DVD’s - Art:21, & Art:21 Protest
Herbert Read writes in Art and Society "Art is a chance to “revolt and make a point”.
Watching 'Art:21' made me realise the purpose of political art is a way of protesting and having an effective interaction and relationship with the audience. In the section called Identity, one of the artists interviewed was Louise Bourgeois who said that her work is “an invitation to be friendly” and that,
“All we have to open the past with are the 5 senses… and memory”.
As the emotion in her work is true and lived, her aim is to “touch” the viewer.
Kiki Smith said that art “is a way to think… and a representation of the insides… in a physical world”.
This describes exactly what my work is about; the inside world externalised for the viewer to witness. And this exposure of humanity and feelings are a basis for the human protest.
In 'Art:21 Protest' I felt a strong affinity with what these artists were trying to achieve. Although I previously did not consider my work political or a form of protest, I think my need to reach out to the viewer, and make work about some form of “cruelty”, and this can be considered a silent and passive protest.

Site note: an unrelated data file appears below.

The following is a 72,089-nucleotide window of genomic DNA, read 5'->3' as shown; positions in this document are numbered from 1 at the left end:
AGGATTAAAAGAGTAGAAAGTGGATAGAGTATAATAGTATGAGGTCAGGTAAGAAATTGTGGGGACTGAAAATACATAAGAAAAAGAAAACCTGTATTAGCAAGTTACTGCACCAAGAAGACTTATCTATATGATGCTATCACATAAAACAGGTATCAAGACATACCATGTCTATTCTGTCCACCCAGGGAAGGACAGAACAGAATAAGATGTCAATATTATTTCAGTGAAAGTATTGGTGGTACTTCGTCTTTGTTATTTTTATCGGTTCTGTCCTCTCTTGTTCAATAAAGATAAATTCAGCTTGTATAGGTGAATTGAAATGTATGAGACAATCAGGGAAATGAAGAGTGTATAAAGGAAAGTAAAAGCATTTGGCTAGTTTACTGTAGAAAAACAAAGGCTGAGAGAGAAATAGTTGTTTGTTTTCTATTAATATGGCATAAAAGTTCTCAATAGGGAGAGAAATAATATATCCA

The artist Nancy Spero channels indignation about global injustices into her work, and this determination and passion is something that feeds and motivates me.
Another artist Alfredo Jaar said that,
“intellectual involvement, solidarity and identity are fundamental to create empathy”.
And it is empathy, as a response to the artwork, that I seek from the audience.
Jaar acknowledges the huge gap between reality and representation, yet he looks for the perfect way to communicate with an audience and says,
“Art can build bridges, open a window… it has the power to say something”.
The artist Jenny Holzer (whose work I was captivated by in The Baltic a few years ago) likes her work to be “eye-catching, engaging and thought-provoking”. Her approach, that she calls “lovely and exacting”, made me realise that in art, direct and clear words can be used to allow for obvious communication in an attractive way. Her “truisms” represent her point of view and she wants her viewer to have a strong reaction when reading her texts.
The strong thread that ties all the above artists together is the concept of ‘moral protest’. For myself, this is a strong grounding for my work.
Though my art is not an obvious protest, My humanist perspective and issues are indeed social statements about identity and equality. I realise that because of my circumstances I will inevitably tread into this territory because I seek to make the viewer aware of social struggles.